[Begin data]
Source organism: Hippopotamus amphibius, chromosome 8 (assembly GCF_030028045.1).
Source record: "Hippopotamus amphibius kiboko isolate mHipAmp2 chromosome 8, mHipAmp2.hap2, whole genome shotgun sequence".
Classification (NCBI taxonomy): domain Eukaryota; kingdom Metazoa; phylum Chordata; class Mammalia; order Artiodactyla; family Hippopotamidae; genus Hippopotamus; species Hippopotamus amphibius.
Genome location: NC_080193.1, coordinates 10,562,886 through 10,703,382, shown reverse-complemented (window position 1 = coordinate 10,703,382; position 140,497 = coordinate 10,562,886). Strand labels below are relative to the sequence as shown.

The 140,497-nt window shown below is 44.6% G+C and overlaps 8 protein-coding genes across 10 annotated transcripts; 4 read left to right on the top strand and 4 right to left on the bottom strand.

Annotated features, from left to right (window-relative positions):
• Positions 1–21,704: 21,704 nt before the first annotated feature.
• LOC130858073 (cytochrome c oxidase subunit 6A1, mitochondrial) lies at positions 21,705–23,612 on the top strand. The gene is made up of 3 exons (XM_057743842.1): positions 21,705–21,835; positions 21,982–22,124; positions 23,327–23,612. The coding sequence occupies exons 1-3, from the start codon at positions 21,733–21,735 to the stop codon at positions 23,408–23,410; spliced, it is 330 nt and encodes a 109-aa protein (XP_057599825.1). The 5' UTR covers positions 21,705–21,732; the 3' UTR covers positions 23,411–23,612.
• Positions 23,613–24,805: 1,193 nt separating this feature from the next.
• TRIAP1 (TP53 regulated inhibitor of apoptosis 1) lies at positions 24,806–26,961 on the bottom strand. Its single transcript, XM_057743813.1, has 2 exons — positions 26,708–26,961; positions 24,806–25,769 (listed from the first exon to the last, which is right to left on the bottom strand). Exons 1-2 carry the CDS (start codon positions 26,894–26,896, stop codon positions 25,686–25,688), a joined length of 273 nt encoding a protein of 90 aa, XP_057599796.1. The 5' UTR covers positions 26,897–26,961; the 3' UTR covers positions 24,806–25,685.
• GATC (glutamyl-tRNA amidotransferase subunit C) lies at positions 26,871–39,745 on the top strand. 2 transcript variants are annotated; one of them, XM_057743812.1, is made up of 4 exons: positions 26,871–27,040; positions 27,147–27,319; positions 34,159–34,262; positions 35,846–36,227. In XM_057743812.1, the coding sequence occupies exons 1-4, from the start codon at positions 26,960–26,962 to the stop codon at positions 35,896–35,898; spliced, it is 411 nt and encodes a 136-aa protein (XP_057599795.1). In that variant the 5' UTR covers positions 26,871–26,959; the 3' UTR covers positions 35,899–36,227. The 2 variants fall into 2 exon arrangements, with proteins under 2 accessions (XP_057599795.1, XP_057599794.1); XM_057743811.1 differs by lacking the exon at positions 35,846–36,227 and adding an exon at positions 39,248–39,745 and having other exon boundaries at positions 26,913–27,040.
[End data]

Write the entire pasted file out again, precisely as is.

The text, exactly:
Source organism: Hippopotamus amphibius, chromosome 8 (assembly GCF_030028045.1).
Source record: "Hippopotamus amphibius kiboko isolate mHipAmp2 chromosome 8, mHipAmp2.hap2, whole genome shotgun sequence".
Classification (NCBI taxonomy): domain Eukaryota; kingdom Metazoa; phylum Chordata; class Mammalia; order Artiodactyla; family Hippopotamidae; genus Hippopotamus; species Hippopotamus amphibius.
Genome location: NC_080193.1, coordinates 10,562,886 through 10,703,382, shown reverse-complemented (window position 1 = coordinate 10,703,382; position 140,497 = coordinate 10,562,886). Strand labels below are relative to the sequence as shown.

The 140,497-nt window shown below is 44.6% G+C and overlaps 8 protein-coding genes across 10 annotated transcripts; 4 read left to right on the top strand and 4 right to left on the bottom strand.

Annotated features, from left to right (window-relative positions):
• Positions 1–21,704: 21,704 nt before the first annotated feature.
• LOC130858073 (cytochrome c oxidase subunit 6A1, mitochondrial) lies at positions 21,705–23,612 on the top strand. The gene is made up of 3 exons (XM_057743842.1): positions 21,705–21,835; positions 21,982–22,124; positions 23,327–23,612. The coding sequence occupies exons 1-3, from the start codon at positions 21,733–21,735 to the stop codon at positions 23,408–23,410; spliced, it is 330 nt and encodes a 109-aa protein (XP_057599825.1). The 5' UTR covers positions 21,705–21,732; the 3' UTR covers positions 23,411–23,612.
• Positions 23,613–24,805: 1,193 nt separating this feature from the next.
• TRIAP1 (TP53 regulated inhibitor of apoptosis 1) lies at positions 24,806–26,961 on the bottom strand. Its single transcript, XM_057743813.1, has 2 exons — positions 26,708–26,961; positions 24,806–25,769 (listed from the first exon to the last, which is right to left on the bottom strand). Exons 1-2 carry the CDS (start codon positions 26,894–26,896, stop codon positions 25,686–25,688), a joined length of 273 nt encoding a protein of 90 aa, XP_057599796.1. The 5' UTR covers positions 26,897–26,961; the 3' UTR covers positions 24,806–25,685.
• GATC (glutamyl-tRNA amidotransferase subunit C) lies at positions 26,871–39,745 on the top strand. 2 transcript variants are annotated; one of them, XM_057743812.1, is made up of 4 exons: positions 26,871–27,040; positions 27,147–27,319; positions 34,159–34,262; positions 35,846–36,227. In XM_057743812.1, the coding sequence occupies exons 1-4, from the start codon at positions 26,960–26,962 to the stop codon at positions 35,896–35,898; spliced, it is 411 nt and encodes a 136-aa protein (XP_057599795.1). In that variant the 5' UTR covers positions 26,871–26,959; the 3' UTR covers positions 35,899–36,227. The 2 variants fall into 2 exon arrangements, with proteins under 2 accessions (XP_057599795.1, XP_057599794.1); XM_057743811.1 differs by lacking the exon at positions 35,846–36,227 and adding an exon at positions 39,248–39,745 and having other exon boundaries at positions 26,913–27,040.